‘On the Issues’ segment draws attention to criminal justice reform

The most recent law Poll has Biden leading Trump by a margin of 5 points in Wisconsin.

Marquette Wire Stock Photo

The most recent law Poll has Biden leading Trump by a margin of 5 points in Wisconsin. Marquette Wire Stock Photo

At the Lubar Center in Eckstein Hall last Wednesday, Paul Butler, an author and Georgetown University law professor, told an audience of law students, attorneys and community members that he “didn’t go to law school to lock up black people.”

Butler was a guest on the local interview series “On the Issues with Mike Gousha” alongside Milwaukee County district attorney, John Chisholm. In the quote, Butler was referring to the disproportional incarceration of black men in the United States, with particular attention to Wisconsin.

Butler specifically referenced a 2013 study by the University of Wisconsin-Milwaukee which found that the incarceration rate of African American men in Wisconsin was 12.8%, nearly double that of the already disparate U.S. average of 6.7%. In contrast, the incarceration rate of white men in the state was lower than that of the national average of 1.3%.

“Wisconsin incarcerates the most black men in  the county in terms of population” Butler said.

Chisholm was quick to point out that the criminal justice system in Wisconsin and more broadly, the country, operates in a binary manner.

Chisholm explained as a prosecutor, one is to dictate whether someone is charged with a crime based on the evidence provided. There is no emphasis as to why the crime was committed or how it could have been prevented because there is no emphasis on the defendant as a person. Chisholm argued this lack of what he called “social contact” leads to the disproportionately higher incarceration of certain vulnerable groups including addicts, those afflicted by poverty and those facing a history of discrimination.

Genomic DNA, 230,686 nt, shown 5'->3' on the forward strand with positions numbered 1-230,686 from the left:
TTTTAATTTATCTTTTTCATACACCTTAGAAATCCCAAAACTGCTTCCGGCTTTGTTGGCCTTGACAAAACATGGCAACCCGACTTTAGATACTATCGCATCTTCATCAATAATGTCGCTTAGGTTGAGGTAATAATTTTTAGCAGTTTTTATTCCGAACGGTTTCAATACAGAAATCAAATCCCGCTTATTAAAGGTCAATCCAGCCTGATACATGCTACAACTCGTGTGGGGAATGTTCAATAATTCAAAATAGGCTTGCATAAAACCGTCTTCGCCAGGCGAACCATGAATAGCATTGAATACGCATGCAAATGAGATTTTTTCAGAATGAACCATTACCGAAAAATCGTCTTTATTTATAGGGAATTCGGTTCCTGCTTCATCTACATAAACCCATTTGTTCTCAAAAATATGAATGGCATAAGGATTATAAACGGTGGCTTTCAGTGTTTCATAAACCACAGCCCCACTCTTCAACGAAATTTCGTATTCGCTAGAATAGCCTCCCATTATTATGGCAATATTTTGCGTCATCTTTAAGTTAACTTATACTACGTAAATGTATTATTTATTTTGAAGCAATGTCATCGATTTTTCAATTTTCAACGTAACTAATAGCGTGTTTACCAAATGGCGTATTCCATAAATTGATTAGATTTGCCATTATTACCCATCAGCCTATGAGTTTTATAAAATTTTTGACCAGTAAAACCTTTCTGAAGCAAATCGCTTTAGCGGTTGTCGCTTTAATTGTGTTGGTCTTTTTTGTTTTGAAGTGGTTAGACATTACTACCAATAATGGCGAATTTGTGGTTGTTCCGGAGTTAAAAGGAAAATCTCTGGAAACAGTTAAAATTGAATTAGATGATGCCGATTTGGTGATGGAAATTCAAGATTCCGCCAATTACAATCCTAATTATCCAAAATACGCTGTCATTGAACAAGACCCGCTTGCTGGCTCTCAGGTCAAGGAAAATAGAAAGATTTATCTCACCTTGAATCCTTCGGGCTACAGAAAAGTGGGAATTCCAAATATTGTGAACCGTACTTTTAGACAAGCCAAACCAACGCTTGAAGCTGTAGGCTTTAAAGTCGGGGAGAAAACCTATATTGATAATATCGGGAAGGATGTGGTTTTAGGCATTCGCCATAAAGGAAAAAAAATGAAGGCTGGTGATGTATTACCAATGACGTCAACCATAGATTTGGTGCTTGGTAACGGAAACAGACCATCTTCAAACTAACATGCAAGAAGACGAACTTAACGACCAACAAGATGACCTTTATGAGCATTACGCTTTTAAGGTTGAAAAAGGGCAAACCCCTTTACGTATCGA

When reflecting on his past in the Milwaukee criminal justice system, Chisholm said, “I think many times we didn’t want to see the humanity behind these cases.”

Butler praised Chisholm for his efforts to combat racial disparity within the justice system during a time when many district attorneys pursue “tough on crime” campaigns. He acknowledged that drawing attention to those who commit crimes in addition to victims may seem unwarranted to many but argued further that this measure is, nevertheless, necessary.

“We ought to do it because it’s the right thing to do, but also because it’s in the best interest of … the future of our democracy,” Butler said.

Sitting in the audience was Milwaukee native Torre Johnson, a man who says he is personally affected by the topic.

Johnson, a reformed convict, works within the Wisconsin Community Services Re-entry program, a project committed to helping local inmates adjust to life after release. Despite having served his time decades ago, Johnson said he still faces difficulties.

“The obstacles I face today are rejections,” Johnson said, “I can’t get a position because of a charge I got 30 years ago.”

Though the issues surrounding the criminal justice system are many, both Butler and Chisholm said that awareness is increasing.

Butler called attention to the “First Step Act,” a bipartisan criminal justice reform bill that was passed in December 2018 by congress. Butler took this bill as evidence that the American people, regardless of political affiliation, are recognizing the tumultuous state of the justice system. Regardless of this feat, Butler and Chisholm said they urge the audience to continue talking.

“We have a long way to go,” Chisholm said.